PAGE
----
by Tony Harris, BTOpenworld
Since BTopenworld (now BTYahoo) launched ADSL in the UK in October 2000, many small businesses have been anxiously waiting to get their hands on the latest in high-speed Internet connectivity. The benefits of an always on, high-speed broadband connection are clear: the Internet experience will never be the same.
For the majority of the population, getting an ADSL line installed should present few problems, as over 65% of the population now live within reach of an ADSL enabled exchange. However, that still means that a significant group cannot get access to broadband Internet through telephone lines. This is especially true for those communities away from the main urban conurbations.
With the benefits of broadband becoming clear, the need to reach those currently excluded is imperative. The solution that many businesses have been waiting for is now available through BT among others in the UK: Broadband Internet via Satellite.
What is it and how does it work?
ADSL, or broadband, allows vast amounts of data to be transmitted down phone lines. However, unlike ADSL two-way Satellite broadband needs no phone line to allow data delivery at high speeds.
Broadband via Satellite uses technology similar to that being used in millions of homes and businesses around to country to deliver digital television services. Indeed, in order to use BT broadband via Satellite the user will have to have a dish and receiver fitted to their property. The satellite modem then fits to the user's PC and the two-way dish connects to the Internet via a ground-station.
However, unlike previous Internet via Satellite incarnations the offering from BT needs no telephone to perform the uplink to the users ISP as the two-way equipment performs this function.
BT is partnering with Israeli firm Gilat to offer the service, which is already running successful two-way broadband satellite offering in the US as part of a joint venture called Starband Communications.
BT Broadband via Satellite offers a download speed of 512kbps and an upload speed of 153kbps - a similar specification to ADSL. And much like broadband through phone lines the Satellite service will be always-on, eliminating the need to dial-up. And the phone line will never be clogged up by Internet calls as happens with dial-up ISPs.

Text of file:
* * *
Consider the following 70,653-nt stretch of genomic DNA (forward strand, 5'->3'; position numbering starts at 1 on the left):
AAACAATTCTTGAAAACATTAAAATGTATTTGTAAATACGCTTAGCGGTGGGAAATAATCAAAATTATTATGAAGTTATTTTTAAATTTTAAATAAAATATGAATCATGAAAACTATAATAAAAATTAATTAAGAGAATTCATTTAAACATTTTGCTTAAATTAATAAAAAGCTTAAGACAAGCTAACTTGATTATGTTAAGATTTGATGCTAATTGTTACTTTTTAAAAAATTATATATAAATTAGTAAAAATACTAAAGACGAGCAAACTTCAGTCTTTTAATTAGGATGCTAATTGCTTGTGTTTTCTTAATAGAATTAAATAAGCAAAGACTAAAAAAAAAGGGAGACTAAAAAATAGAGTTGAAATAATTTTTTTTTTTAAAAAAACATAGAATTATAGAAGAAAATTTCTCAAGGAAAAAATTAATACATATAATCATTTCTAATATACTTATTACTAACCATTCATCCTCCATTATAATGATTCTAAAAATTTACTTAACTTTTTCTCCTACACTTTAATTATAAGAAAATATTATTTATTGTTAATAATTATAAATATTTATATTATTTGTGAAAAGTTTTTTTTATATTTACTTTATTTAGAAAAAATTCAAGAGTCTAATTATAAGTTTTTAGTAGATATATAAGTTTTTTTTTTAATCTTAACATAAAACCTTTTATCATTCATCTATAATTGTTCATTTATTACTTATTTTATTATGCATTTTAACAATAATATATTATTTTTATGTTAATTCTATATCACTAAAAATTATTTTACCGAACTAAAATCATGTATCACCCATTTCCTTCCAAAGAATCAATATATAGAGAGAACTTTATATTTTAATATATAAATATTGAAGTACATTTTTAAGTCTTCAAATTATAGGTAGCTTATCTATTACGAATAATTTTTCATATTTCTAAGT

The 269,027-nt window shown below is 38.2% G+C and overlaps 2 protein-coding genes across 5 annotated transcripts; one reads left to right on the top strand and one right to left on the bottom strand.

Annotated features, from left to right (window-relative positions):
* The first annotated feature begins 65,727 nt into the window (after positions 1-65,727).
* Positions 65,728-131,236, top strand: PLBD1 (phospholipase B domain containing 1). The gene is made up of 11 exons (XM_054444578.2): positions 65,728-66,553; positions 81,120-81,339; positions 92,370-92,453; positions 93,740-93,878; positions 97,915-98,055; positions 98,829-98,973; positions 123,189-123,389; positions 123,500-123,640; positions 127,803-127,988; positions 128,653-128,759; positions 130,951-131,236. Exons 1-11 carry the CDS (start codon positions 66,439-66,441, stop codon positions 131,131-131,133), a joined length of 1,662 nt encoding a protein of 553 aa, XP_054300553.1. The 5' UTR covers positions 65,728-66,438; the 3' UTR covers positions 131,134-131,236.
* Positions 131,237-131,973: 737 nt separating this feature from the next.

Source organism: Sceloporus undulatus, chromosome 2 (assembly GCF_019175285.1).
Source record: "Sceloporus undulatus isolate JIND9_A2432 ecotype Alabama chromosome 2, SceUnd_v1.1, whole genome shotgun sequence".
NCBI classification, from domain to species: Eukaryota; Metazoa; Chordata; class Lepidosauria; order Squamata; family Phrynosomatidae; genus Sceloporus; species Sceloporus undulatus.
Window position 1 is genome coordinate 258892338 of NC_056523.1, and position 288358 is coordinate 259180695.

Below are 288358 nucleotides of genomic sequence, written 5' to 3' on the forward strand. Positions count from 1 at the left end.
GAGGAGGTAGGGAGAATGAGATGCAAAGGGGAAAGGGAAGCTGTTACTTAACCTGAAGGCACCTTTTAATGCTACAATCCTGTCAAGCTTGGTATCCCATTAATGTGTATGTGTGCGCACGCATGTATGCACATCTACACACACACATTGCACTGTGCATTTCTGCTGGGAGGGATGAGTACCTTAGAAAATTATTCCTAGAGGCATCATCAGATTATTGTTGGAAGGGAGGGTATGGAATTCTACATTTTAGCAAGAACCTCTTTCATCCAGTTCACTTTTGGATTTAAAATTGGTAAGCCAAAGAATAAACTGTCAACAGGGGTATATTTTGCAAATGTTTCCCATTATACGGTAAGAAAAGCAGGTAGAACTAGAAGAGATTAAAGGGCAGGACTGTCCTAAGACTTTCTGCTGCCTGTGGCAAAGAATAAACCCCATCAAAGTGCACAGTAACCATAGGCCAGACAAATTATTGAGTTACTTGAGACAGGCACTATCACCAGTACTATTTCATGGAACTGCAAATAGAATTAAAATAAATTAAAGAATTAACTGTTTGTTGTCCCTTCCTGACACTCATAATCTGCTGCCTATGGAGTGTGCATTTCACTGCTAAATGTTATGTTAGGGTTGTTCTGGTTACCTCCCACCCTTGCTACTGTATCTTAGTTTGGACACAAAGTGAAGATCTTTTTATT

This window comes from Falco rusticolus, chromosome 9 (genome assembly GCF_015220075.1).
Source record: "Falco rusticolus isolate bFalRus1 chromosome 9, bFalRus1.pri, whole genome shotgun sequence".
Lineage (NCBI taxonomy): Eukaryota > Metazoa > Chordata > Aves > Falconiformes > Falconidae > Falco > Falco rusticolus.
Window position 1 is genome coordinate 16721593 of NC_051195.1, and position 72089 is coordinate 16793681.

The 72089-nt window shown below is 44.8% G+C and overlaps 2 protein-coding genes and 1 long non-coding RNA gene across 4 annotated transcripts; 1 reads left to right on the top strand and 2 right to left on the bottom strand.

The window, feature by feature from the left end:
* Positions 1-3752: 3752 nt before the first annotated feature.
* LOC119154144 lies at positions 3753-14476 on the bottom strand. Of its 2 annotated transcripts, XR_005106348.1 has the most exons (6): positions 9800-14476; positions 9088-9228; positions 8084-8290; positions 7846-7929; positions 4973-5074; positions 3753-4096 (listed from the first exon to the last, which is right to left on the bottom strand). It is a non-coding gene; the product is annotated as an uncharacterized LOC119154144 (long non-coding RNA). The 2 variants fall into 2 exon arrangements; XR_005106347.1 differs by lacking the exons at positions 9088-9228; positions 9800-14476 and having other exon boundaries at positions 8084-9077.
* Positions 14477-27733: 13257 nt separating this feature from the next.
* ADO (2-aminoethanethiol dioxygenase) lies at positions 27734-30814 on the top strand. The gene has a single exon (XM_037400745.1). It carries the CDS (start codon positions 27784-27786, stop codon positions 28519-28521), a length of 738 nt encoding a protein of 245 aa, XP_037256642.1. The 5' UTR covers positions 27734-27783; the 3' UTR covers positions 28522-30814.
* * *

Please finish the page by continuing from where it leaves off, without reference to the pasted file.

Filling in the Gaps
The purpose of launching broadband satellite services is to explore technologies used to deliver broadband services to rural or remote areas. Indeed, Satellite broadband is not seen as a competitor to ADSL, which in the short term at least is cheaper and does not require a dish. However, the service is likely to be attractive in areas where ADSL and other broadband technologies are not available.
In November 2001 BT launched a two-way satellite service aimed specifically at home-based, small and medium sized businesses. The service was initially available to customers in The Highlands and Islands of Scotland and Northern Ireland, and was extended to other areas of the UK in 2002. The initiative was welcomed by Highlands and Islands Enterprise who put GBP250,000 towards the cost of installing broadband satellite in Scottish businesses.
Whether your business is in the heart of Soho, or in a remote Scottish Glen, the key business benefits of broadband are much the same.
Broadband allows your business to use the Internet as never before. High bandwidth allows large files to be transferred in seconds rather than minutes. Email is available instantly - allowing the instant notification of orders. And broadband means never having to wait for a page to load again.
BT commissioned independent management consultants Fletcher Advisory to conduct a survey of broadband-enabled UK SMEs to find out what the real effect of broadband was having on SMEs and SoHos. The results paint a detailed picture of how fast, always-on access is already benefiting smaller firms on a multitude of levels:
- Increased sales - 12 per cent of those who have broadband say it has already led to increased sales; 50 per cent expect it to do so within the next two years
- Cost savings - 35 per cent say their new connection has led to cost savings; 69 per cent expect it to do so in the next two years
- Greater productivity - 47 per cent have already improved their productivity with broadband; 76 per cent predict that they will do so soon
- A healthier bottom line - 16 per cent have already improved their bottom line with broadband; 57 per cent expect to within a couple of years
- Improved employee morale - 49 per cent of surveyed SMEs have seen improvements in employee satisfaction since installing broadband; 69 per cent expect to do so within two years
The full UK rollout of BT Broadband via Satellite is now available subject to local site conditions.
Formats and pricing for BT Broadband products are available at BT Shop including Business Broadband
Tony Harris is President of Business Internet Services, BT, responsible for delivering Internet access services to the small business sector.
Reviewed January 2011
last updated : 21/01/2011
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